Abstract and Applied Analysis

Volume 2011 (2011), Article ID 986738, 22 pages

http://dx.doi.org/10.1155/2011/986738

## Continuous Dependence in Front Propagation for Convective Reaction-Diffusion Models with Aggregative Movements

^{1}Department of Engineering Sciences and Methods, University of Modena and Reggio Emilia, 42122 Reggio Emilia, Italy^{2}Department of Mathematical Sciences, Polytechnic University of Marche, 60131 Ancona, Italy^{3}Department of Electronic and Telecommunications, University of Florence, 50139 Florence, Italy

Received 26 July 2011; Revised 18 October 2011; Accepted 18 October 2011

Academic Editor: Michiel Bertsch

Copyright © 2011 Luisa Malaguti et al. This is an open access article distributed under the Creative Commons Attribution License, which permits unrestricted use, distribution, and reproduction in any medium, provided the original work is properly cited.

#### Abstract

The paper deals with a degenerate reaction-diffusion equation, including aggregative movements and convective terms. The model also incorporates a real parameter causing the change from a purely diffusive to a diffusive-aggregative and to a purely aggregative regime. Existence and qualitative properties of traveling wave solutions are investigated, and estimates of their threshold speeds are furnished. Further, the continuous dependence of the threshold wave speed and of the wave profiles on a real parameter is studied, both when the process maintains its diffusion-aggregation nature and when it switches from it to another regime.

#### 1. Introduction

This paper deals with the reaction-diffusion equation: which provides an interesting model in several frameworks such as the population dispersal, ecology, nerve pulses, chemical processes, epidemiology, cancer growth, chemotaxis processes etc. The great variety of contexts where it meets justifies its interest by the scientific community. We refer to the books [1–3] for an updated illustration of the main properties and applications of (1.1).

In many cases the presence of a convective flux, expressed by the function , is a fundamental ingredient of these models. Indeed, it accounts for external forces acting into the process such as, for instance, control strategies. We assume that is a monostable, that is, of Fisher-type, reaction term; that is, it satisfies According to (1.2), and are stationary solutions of (1.1). Since frequently represents a density, of main interest is the investigation of solutions taking values in the interval and connecting these two stationary states. The family of traveling wave solutions (t.w.s.) is an important class of functions which share this property. It was showed in fact that, at least in some sense, t.w.s. are able to capture the main features of all the solutions taking values in (see, e.g., [4, 5]). We recall that a function is said to be a t.w.s. of (1.1) with wave speed if there exist a maximal interval , with , and a function , satisfying such that is a solution of (1.1) for all . The symbol denotes the closure in of , and the quantity is usually called the wave coordinate.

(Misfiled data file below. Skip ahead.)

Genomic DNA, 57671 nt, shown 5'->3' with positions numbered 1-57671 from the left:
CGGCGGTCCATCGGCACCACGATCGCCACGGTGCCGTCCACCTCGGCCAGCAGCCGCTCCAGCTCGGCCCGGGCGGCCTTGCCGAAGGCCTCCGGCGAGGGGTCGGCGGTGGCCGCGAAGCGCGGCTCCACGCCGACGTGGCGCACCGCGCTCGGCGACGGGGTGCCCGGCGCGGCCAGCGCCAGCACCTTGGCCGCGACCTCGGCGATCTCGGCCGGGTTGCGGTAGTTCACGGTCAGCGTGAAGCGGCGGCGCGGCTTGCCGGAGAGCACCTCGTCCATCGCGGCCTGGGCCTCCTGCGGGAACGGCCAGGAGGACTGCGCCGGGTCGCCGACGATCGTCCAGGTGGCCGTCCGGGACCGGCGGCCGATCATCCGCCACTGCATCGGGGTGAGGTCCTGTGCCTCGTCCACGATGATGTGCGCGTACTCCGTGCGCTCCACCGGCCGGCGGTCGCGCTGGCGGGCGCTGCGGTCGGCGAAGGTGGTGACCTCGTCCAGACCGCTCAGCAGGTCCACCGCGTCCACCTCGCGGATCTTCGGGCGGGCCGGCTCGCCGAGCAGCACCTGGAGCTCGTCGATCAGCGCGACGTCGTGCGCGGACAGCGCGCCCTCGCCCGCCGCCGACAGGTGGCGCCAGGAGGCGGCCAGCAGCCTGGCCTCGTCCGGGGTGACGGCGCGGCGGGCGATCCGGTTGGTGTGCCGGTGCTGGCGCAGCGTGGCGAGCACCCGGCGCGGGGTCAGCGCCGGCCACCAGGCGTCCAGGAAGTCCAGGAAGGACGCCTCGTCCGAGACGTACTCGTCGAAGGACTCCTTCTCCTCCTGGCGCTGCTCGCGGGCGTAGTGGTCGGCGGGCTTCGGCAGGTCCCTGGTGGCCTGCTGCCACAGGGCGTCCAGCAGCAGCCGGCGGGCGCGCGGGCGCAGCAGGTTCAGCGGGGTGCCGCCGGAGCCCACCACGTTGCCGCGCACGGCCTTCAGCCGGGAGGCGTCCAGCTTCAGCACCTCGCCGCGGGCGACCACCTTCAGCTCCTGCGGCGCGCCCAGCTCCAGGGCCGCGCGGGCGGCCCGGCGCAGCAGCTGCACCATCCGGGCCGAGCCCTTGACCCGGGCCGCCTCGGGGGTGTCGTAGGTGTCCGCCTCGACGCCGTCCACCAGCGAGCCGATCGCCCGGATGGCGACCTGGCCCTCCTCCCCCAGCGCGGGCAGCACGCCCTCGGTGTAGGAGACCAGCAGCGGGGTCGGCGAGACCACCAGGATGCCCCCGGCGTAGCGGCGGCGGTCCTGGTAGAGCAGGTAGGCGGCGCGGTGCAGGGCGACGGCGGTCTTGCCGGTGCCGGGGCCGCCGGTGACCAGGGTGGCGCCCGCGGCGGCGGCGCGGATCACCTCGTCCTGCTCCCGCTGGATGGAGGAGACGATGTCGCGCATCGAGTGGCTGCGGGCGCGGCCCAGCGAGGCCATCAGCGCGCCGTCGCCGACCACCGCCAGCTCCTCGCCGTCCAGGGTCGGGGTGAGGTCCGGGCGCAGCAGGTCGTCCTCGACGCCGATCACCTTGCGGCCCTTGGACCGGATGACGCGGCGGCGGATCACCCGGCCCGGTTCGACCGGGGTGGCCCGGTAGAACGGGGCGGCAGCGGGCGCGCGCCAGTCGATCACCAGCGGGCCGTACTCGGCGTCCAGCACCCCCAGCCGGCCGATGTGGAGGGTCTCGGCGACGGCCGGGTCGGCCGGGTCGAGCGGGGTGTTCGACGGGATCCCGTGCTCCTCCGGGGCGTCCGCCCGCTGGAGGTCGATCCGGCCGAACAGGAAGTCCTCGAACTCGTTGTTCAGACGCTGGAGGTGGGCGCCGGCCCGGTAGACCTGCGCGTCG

Since we restrict our analysis to those solutions of (1.1) with values in , we assume defined in such an interval and, throughout the paper, we take and .

A population in a hostile environment usually increases its chances to survive if it is able to produce aggregative movements. Therefore, when (1.1) is a model for population dynamics, it has to take into account also this important aspect. As a prototype of equation (1.1) in this framework, we can consider
where , , and denote positive constants while the function accounts for the net rate of growth of the individuals and it satisfies (1.2). In this case , and (1.4) is a generalized version of a model proposed by Turchin [6] in order to describe the aggregative movements of *Aphis varians*. Under suitable conditions on the parameters, it is straightforward to show the existence of a value such that when while in . This interesting situation is motivated by the remark that it is highly unlikely to find conspecific in the vicinity at low population densities. It seems then more reasonable to expect that the tendency of a population to aggregate, modeled by negative values of , appears after a certain threshold density level. Therefore, in order to include this type of aggregative behavior into the model, we assume the existence of satisfying